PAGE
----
The usually bustling city streets of Florence were deserted on Tuesday (March 10) morning, the country waking up to a nationwide coronavirus lockdown.
The scene was much the same in the capital Rome.
This is the new norm in Italy, a country of more than 60 million people who've been told to stay at home and only move around if absolutely necessary.
Anyone traveling has to fill in a document declaring their reasons and carry it with them.
It's the only country to enforce such drastic measures on its entire population, and it's not hard to see why.
More than 9,000 people here have tested positive for the virus.
Of those, more than 450 have died.
Bars and restaurants now have to close at 6 p.m.
Large gatherings and outdoor events, including sports, have been banned.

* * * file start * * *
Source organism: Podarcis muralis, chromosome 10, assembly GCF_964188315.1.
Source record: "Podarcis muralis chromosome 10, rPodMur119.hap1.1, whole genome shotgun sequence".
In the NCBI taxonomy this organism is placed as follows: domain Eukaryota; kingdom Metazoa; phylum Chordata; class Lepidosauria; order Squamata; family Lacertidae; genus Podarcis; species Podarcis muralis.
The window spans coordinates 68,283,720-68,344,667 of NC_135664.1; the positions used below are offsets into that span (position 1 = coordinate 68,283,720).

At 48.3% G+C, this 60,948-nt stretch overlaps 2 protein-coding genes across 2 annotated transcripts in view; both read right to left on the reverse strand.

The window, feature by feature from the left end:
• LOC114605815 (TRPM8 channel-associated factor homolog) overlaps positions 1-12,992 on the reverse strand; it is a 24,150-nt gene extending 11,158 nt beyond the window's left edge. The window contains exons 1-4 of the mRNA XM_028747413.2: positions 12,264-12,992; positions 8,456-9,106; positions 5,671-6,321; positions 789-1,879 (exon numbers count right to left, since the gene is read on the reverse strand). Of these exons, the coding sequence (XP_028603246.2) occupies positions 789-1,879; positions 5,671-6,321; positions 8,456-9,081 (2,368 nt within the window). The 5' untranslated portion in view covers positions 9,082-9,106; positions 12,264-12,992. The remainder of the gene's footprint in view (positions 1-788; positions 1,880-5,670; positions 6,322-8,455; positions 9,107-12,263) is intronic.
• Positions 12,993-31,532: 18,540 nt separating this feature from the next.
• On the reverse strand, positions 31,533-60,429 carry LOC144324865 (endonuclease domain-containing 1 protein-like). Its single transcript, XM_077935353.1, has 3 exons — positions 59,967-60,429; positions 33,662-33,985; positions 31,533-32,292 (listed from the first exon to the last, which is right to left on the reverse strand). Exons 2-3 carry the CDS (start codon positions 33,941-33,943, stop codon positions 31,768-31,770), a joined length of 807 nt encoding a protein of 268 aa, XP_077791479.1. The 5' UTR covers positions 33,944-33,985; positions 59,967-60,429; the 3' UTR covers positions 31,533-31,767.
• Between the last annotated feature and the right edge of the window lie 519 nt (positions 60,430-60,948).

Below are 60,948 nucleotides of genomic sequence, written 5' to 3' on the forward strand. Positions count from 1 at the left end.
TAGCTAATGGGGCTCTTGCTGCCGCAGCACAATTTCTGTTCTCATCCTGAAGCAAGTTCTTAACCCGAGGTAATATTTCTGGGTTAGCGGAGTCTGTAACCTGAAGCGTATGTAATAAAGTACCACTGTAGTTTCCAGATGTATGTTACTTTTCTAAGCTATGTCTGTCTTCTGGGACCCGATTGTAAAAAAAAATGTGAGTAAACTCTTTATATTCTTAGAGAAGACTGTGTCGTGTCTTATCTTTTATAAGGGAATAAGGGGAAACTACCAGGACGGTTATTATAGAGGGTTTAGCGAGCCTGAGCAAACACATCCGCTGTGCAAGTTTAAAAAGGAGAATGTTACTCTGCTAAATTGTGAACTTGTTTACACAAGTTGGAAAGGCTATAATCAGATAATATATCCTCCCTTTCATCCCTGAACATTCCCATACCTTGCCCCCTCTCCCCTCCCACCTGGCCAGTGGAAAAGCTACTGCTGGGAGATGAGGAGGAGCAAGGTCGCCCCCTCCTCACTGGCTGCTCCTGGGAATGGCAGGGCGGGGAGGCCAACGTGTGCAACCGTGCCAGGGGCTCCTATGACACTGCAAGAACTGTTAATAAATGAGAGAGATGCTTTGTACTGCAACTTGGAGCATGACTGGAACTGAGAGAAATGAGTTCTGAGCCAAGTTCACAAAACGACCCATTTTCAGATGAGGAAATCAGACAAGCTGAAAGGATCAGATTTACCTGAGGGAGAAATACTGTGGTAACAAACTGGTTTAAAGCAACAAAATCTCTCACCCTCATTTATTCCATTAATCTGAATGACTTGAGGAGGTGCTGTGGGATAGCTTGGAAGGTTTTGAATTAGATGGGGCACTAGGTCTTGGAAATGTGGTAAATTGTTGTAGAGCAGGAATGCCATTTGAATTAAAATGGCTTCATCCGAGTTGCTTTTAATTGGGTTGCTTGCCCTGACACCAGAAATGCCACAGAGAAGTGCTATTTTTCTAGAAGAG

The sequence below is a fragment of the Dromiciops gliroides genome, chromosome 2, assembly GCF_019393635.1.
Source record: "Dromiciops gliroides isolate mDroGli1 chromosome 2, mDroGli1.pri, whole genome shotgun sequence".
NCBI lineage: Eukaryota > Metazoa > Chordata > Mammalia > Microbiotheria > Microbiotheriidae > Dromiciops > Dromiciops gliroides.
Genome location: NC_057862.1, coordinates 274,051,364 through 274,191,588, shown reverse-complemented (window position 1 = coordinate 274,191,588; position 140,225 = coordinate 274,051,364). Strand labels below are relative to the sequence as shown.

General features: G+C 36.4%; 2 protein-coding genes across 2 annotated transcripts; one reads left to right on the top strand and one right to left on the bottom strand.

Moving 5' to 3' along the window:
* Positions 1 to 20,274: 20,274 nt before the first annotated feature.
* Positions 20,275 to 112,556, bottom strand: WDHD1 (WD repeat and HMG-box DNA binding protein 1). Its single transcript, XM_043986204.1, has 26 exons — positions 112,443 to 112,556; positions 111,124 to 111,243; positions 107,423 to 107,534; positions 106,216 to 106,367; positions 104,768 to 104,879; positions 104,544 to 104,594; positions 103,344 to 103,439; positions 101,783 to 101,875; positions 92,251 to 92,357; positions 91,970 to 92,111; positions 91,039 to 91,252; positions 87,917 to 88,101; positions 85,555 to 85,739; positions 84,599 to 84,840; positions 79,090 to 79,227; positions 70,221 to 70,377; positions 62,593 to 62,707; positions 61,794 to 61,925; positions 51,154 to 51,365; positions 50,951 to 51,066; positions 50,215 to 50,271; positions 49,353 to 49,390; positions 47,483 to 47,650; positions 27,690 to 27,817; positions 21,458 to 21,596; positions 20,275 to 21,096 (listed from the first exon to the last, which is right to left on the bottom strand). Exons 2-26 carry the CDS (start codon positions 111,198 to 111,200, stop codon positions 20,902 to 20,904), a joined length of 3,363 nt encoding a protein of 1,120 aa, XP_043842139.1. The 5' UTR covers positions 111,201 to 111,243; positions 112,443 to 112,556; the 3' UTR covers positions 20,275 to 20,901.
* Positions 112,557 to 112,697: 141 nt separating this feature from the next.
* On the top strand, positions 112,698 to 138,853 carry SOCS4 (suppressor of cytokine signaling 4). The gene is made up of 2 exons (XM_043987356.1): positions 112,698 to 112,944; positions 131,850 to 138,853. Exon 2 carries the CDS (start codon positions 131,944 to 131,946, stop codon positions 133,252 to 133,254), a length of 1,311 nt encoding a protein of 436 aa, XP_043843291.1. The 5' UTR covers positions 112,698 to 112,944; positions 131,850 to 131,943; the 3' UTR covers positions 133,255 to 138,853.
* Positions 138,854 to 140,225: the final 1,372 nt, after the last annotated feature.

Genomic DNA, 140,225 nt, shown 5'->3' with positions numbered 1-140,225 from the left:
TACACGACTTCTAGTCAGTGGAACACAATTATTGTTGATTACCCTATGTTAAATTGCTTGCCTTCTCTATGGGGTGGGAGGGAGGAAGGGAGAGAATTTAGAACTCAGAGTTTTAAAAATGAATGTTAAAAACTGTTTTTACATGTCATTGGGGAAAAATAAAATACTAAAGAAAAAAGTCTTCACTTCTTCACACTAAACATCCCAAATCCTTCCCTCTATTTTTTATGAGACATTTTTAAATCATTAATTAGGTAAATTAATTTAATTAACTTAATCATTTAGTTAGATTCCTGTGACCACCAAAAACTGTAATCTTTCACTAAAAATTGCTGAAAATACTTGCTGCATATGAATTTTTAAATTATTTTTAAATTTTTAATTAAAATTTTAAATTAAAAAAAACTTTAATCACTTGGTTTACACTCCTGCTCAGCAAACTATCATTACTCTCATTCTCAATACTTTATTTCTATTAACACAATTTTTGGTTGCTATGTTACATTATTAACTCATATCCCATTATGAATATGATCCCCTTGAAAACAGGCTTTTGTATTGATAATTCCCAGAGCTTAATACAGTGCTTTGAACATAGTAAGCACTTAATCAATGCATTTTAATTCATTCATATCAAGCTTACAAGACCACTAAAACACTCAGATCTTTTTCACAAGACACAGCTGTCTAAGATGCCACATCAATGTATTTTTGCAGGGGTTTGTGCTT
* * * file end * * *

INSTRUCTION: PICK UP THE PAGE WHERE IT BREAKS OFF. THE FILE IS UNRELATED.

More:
And schools and universities will remain closed until early April.
With many fearful of what is to come, some have chosen to stock up on supplies - a long line building up outside one Rome supermarket on Tuesday (March 10).
Elsewhere, on a cruise ship where 21 people onboard have tested positive for the virus, there were cheers from passengers as it docked in California's San Francisco Bay.
For most of them, the next stage of their journey is two weeks in quarantine.
This is a virus that has spread all over the world.
In Bethlehem, footage has emerged showing officials spraying the streets with disinfectant in an effort to curb the spread of the disease.
Back in Europe, there was embarrassment for Dutch Prime Minister Mark Rutte.
Just moments after announcing a "no handshake" policy, he shook hands with a health official.